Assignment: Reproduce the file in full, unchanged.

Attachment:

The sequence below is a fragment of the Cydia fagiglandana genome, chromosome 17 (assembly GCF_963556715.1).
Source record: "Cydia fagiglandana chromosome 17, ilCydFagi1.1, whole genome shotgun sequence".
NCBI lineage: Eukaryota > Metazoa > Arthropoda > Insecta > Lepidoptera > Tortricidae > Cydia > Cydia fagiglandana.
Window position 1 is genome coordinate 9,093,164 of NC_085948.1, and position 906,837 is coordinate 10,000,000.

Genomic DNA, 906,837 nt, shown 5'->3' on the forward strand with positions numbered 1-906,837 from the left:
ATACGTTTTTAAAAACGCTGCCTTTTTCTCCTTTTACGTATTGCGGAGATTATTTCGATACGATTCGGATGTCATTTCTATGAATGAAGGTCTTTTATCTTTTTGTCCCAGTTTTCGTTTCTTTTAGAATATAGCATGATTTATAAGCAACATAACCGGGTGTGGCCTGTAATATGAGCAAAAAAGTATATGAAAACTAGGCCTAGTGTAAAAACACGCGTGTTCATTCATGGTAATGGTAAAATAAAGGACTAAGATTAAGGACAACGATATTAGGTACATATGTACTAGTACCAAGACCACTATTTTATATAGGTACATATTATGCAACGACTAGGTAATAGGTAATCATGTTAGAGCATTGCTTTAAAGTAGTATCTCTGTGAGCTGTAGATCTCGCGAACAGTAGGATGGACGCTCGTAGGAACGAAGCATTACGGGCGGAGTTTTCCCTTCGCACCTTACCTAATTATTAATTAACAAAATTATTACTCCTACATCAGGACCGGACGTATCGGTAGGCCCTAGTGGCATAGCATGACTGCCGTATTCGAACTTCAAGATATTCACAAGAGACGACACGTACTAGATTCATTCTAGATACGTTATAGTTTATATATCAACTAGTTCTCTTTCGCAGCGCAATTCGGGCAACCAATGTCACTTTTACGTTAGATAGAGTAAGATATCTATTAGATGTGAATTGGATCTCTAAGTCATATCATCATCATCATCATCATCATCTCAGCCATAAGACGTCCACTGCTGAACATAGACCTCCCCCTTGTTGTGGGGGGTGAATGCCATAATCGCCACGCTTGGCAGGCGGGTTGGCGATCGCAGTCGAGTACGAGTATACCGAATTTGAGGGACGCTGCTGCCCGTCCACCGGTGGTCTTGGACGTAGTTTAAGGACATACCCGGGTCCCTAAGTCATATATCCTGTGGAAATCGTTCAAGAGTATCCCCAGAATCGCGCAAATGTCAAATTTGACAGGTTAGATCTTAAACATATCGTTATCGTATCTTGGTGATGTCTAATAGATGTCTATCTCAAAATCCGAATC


The sequence below is a fragment of the Cydia fagiglandana genome, chromosome 17 (assembly GCF_963556715.1).
Source record: "Cydia fagiglandana chromosome 17, ilCydFagi1.1, whole genome shotgun sequence".
NCBI lineage: Eukaryota > Metazoa > Arthropoda > Insecta > Lepidoptera > Tortricidae > Cydia > Cydia fagiglandana.
Window position 1 is genome coordinate 9,093,164 of NC_085948.1, and position 906,837 is coordinate 10,000,000.

Genomic DNA, 906,837 nt, shown 5'->3' on the forward strand with positions numbered 1-906,837 from the left:
ATACGTTTTTAAAAACGCTGCCTTTTTCTCCTTTTACGTATTGCGGAGATTATTTCGATACGATTCGGATGTCATTTCTATGAATGAAGGTCTTTTATCTTTTTGTCCCAGTTTTCGTTTCTTTTAGAATATAGCATGATTTATAAGCAACATAACCGGGTGTGGCCTGTAATATGAGCAAAAAAGTATATGAAAACTAGGCCTAGTGTAAAAACACGCGTGTTCATTCATGGTAATGGTAAAATAAAGGACTAAGATTAAGGACAACGATATTAGGTACATATGTACTAGTACCAAGACCACTATTTTATATAGGTACATATTATGCAACGACTAGGTAATAGGTAATCATGTTAGAGCATTGCTTTAAAGTAGTATCTCTGTGAGCTGTAGATCTCGCGAACAGTAGGATGGACGCTCGTAGGAACGAAGCATTACGGGCGGAGTTTTCCCTTCGCACCTTACCTAATTATTAATTAACAAAATTATTACTCCTACATCAGGACCGGACGTATCGGTAGGCCCTAGTGGCATAGCATGACTGCCGTATTCGAACTTCAAGATATTCACAAGAGACGACACGTACTAGATTCATTCTAGATACGTTATAGTTTATATATCAACTAGTTCTCTTTCGCAGCGCAATTCGGGCAACCAATGTCACTTTTACGTTAGATAGAGTAAGATATCTATTAGATGTGAATTGGATCTCTAAGTCATATCATCATCATCATCATCATCATCTCAGCCATAAGACGTCCACTGCTGAACATAGACCTCCCCCTTGTTGTGGGGGGTGAATGCCATAATCGCCACGCTTGGCAGGCGGGTTGGCGATCGCAGTCGAGTACGAGTATACCGAATTTGAGGGACGCTGCTGCCCGTCCACCGGTGGTCTTGGACGTAGTTTAAGGACATACCCGGGTCCCTAAGTCATATATCCTGTGGAAATCGTTCAAGAGTATCCCCAGAATCGCGCAAATGTCAAATTTGACAGGTTAGATCTTAAACATATCGTTATCGTATCTTGGTGATGTCTAATAGATGTCTATCTCAAAATCCGAATC